Findings from a recent study in the International Journal of Environmental Research and Public Health associates indoor gas stoves used for cooking with an increased risk of current asthma among children. While many of the
My nine-year-old granddaughter — appropriately named Scarlett — has scarlet fever. Her sore throat led to an itchy body rash starting at her wrists and spreading under her arms and knees and over her chest.
An expectant mother’s health determines the health of her baby. In low-resource areas of the world, women receive too little information and scant professional attention about healthy practices during their pregnancies.
Last month the WiRED–Armenia team conducted a training in Yerevan, Armenia, for members joining the program and establishing new health centers in their respective communities throughout the country.
November is National Diabetes Month — a time to learn about diabetes. According to the World Health Organization (WHO), 422 million adults have diabetes, and 1.6 million deaths are directly related to diabetes every year.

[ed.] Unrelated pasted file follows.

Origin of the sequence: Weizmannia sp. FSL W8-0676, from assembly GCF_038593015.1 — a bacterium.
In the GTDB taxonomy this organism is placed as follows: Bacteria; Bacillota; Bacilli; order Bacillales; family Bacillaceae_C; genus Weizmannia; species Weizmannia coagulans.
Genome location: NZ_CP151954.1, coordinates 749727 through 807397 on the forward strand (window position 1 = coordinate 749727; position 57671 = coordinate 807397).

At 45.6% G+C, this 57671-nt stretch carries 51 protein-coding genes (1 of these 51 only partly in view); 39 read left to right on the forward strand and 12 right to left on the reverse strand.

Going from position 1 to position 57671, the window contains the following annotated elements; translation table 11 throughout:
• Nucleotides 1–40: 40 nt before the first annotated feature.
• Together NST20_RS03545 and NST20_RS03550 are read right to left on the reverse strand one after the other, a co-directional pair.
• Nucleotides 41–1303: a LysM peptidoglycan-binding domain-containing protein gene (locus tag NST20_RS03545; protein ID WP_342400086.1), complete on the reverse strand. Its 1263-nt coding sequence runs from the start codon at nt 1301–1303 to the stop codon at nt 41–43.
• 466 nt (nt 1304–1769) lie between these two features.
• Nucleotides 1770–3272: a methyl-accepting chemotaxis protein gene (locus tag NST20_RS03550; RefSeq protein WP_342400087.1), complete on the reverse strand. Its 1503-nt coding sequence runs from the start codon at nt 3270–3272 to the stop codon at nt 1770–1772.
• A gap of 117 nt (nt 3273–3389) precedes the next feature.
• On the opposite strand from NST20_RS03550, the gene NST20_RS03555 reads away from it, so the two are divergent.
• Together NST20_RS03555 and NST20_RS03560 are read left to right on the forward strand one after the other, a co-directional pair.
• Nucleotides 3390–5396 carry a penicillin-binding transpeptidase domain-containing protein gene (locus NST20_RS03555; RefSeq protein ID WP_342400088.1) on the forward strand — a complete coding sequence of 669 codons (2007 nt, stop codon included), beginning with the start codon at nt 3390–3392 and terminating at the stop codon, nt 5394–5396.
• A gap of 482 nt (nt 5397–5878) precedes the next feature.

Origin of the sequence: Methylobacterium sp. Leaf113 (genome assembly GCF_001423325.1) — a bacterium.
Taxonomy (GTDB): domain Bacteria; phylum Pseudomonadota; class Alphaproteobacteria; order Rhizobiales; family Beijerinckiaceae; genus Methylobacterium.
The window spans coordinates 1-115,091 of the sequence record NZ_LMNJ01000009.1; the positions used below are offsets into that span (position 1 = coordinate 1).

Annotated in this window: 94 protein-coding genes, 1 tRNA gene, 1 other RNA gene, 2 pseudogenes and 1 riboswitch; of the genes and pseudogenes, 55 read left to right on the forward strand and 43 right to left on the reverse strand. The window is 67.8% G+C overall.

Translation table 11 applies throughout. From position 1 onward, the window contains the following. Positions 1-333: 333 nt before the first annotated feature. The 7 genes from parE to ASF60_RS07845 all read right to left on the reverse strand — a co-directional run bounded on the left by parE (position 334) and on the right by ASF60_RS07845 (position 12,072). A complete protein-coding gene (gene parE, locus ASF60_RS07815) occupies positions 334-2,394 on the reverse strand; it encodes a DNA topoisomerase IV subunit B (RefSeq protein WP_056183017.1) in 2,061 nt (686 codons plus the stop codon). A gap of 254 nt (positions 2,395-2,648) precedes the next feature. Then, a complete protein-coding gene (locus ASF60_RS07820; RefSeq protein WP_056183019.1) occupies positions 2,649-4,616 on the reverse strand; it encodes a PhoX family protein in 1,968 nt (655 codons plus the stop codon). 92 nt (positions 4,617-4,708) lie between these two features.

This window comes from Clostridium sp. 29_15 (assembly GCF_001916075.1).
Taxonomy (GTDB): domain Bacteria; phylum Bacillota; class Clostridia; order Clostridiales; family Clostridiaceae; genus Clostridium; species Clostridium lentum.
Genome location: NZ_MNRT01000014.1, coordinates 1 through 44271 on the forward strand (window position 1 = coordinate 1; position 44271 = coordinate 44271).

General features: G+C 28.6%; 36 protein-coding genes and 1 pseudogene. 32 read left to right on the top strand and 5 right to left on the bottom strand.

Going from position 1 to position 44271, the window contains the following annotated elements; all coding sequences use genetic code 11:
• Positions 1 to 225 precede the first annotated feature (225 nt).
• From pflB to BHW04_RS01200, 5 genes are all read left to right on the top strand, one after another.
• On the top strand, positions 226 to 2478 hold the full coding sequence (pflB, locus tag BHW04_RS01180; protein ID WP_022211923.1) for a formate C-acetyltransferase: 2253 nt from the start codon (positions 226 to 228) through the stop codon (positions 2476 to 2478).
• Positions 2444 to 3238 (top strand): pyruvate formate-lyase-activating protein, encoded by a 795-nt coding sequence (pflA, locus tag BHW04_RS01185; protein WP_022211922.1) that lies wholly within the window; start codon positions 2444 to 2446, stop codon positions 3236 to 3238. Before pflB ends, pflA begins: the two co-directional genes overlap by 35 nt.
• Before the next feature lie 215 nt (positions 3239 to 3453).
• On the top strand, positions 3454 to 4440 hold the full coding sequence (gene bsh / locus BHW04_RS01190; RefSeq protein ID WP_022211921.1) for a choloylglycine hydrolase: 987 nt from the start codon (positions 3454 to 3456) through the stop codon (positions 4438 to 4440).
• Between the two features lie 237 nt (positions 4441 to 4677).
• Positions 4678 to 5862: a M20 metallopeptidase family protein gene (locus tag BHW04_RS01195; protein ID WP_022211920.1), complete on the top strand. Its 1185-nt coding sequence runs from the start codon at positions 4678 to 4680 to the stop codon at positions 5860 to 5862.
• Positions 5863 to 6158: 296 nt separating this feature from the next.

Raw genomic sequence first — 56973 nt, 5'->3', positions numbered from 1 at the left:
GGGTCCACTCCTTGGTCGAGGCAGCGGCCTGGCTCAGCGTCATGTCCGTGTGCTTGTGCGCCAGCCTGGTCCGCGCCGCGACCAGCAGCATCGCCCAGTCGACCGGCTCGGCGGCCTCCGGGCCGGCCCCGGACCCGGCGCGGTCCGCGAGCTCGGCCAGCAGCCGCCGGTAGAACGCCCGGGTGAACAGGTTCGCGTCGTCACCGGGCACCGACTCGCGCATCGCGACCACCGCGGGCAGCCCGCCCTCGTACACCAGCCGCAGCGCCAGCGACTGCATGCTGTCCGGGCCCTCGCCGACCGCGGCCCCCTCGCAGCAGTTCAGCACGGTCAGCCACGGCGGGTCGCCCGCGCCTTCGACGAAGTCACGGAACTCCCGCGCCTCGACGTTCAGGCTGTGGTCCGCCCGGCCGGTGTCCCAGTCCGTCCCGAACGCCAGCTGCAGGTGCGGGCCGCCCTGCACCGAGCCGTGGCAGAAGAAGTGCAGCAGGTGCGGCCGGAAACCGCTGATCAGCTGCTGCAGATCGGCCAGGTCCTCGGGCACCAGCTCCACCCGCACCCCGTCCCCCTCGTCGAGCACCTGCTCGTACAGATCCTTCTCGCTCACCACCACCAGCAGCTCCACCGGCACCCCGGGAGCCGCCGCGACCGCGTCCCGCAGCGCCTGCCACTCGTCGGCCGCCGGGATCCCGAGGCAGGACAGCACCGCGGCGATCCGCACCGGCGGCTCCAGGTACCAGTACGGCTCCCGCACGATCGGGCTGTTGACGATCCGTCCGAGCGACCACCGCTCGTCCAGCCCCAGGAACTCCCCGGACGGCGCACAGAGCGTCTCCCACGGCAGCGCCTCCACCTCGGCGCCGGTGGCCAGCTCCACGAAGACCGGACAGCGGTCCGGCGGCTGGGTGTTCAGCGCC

What is the first line of defense against almost all infectious diseases? Yes, that’s right — handwashing. Handwashing is key to the prevention of everything from the common cold to Ebola. Handwashing is one of the best ways to remove germs (bacteria, parasites and viruses) to avoid getting sick and to prevent the spread of germs to other people.
Are you ready for flu season? The best way to prevent flu is by getting vaccinated each year. Influenza or flu is a contagious respiratory illness caused by several viruses. Flu resembles the common cold because it infects the same organs (nose, throat, lungs) and has similar symptoms.
In 1997, WiRED International formed around the idea of improving the health of people living in the world’s most underserved communities. To enable us to pursue that ambitious goal, we embraced emerging technologies that would make it possible for us to teach people about good health.
WiRED is nearing completion of an extensive curriculum to train community health workers (CHWs) in low-resource regions around the world. Kisumu is one of four test sites where a group of 15 people will undergo a rigorous training program lasting three weeks. During a recent trip, WiRED’s team made provisions for the test.
In 2003 a 22-year-old George Orlale started work as a security guard at Kisumu Urban Apostolate Programmes (KUAP) Pandipieri Center in Kisumu, Kenya. Today he is a proud college graduate on the road to his master’s degree in data management.